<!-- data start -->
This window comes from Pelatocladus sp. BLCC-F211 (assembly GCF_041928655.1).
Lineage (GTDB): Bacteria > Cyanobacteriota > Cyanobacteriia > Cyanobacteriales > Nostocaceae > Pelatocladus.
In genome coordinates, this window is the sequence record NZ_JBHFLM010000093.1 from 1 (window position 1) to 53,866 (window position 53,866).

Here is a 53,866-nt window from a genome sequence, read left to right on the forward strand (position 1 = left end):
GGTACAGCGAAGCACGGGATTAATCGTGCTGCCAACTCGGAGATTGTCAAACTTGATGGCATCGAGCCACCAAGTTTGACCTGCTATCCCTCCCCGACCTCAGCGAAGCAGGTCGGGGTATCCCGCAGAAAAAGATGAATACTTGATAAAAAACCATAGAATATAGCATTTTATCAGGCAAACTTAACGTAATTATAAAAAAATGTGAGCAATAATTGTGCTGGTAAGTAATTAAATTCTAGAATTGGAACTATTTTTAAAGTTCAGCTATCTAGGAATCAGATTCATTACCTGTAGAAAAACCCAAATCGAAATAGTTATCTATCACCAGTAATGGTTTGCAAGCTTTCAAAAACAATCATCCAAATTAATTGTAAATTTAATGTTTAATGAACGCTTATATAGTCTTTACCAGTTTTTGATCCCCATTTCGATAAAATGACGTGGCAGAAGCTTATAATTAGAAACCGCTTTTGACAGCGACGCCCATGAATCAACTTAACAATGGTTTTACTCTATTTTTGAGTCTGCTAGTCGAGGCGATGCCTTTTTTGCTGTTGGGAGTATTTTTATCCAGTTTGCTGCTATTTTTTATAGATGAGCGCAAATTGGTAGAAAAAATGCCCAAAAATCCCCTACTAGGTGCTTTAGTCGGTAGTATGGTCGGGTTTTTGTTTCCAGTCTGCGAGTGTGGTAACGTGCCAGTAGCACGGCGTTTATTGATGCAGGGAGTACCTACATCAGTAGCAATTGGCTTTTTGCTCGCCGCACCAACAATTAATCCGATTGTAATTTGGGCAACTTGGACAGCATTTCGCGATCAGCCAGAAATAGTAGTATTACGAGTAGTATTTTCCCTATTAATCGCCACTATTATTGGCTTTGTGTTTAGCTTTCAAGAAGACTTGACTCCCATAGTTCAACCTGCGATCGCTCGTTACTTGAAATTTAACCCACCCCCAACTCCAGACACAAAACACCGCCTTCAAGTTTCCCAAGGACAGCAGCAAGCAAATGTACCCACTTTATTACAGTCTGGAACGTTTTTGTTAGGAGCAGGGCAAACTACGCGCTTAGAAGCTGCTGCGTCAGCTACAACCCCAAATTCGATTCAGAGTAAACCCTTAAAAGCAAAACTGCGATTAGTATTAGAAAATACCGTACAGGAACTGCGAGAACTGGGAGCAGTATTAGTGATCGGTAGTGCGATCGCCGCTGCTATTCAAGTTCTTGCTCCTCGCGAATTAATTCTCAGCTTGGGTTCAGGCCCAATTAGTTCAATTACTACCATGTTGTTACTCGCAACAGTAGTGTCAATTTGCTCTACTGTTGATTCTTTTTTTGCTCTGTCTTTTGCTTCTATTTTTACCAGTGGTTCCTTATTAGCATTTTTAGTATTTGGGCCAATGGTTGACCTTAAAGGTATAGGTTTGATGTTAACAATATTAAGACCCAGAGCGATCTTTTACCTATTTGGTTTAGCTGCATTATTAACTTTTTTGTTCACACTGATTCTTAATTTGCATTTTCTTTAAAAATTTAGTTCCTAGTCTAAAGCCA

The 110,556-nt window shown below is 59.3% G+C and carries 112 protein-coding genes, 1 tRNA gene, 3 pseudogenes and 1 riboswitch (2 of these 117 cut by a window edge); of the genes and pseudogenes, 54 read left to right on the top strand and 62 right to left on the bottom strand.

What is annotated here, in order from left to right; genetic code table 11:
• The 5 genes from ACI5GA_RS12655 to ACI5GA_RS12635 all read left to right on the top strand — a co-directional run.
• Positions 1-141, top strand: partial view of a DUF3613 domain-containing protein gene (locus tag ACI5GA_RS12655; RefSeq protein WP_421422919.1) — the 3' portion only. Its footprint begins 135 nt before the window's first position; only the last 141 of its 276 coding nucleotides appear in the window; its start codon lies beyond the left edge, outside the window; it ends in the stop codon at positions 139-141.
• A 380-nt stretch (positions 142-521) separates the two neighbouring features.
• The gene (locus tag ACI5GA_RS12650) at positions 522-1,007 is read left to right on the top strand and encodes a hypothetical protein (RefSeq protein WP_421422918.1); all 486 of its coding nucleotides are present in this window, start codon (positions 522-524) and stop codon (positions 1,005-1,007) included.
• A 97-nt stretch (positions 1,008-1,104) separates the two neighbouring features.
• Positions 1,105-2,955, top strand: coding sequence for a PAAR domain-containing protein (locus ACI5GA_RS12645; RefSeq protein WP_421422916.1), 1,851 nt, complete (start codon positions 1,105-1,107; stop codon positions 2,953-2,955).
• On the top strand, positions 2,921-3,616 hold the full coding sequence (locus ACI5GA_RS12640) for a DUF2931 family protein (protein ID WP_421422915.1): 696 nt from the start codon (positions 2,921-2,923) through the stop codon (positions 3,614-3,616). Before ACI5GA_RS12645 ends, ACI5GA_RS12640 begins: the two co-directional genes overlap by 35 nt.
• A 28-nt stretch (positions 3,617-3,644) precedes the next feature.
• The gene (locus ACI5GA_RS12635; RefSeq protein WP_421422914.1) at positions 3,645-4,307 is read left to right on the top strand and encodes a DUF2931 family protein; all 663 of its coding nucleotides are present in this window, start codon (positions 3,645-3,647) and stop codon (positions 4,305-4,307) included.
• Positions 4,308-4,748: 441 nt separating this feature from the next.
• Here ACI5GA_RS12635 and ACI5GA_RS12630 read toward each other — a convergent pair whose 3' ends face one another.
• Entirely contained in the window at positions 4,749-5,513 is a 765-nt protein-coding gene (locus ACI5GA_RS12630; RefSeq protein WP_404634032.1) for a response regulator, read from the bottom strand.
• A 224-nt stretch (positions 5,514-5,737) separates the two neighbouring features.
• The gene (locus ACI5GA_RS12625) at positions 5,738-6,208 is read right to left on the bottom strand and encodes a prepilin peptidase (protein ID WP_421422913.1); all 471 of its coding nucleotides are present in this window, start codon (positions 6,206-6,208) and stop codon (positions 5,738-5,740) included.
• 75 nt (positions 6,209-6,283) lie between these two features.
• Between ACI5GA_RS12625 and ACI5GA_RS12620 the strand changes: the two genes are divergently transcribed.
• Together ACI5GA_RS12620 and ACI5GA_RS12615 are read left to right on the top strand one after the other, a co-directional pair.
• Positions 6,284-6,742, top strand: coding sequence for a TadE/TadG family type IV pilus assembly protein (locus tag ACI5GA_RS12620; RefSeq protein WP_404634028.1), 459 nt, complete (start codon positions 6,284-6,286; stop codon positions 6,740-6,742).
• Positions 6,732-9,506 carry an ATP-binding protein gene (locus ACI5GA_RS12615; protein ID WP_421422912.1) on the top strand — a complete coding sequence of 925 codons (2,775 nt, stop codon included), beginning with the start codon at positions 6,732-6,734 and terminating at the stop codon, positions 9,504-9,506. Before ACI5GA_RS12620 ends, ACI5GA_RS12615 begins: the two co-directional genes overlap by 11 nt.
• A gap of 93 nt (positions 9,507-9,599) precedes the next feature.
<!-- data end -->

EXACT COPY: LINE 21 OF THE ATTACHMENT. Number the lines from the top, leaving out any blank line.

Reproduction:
• The gene (locus ACI5GA_RS12625) at positions 5,738-6,208 is read right to left on the bottom strand and encodes a prepilin peptidase (protein ID WP_421422913.1); all 471 of its coding nucleotides are present in this window, start codon (positions 6,206-6,208) and stop codon (positions 5,738-5,740) included.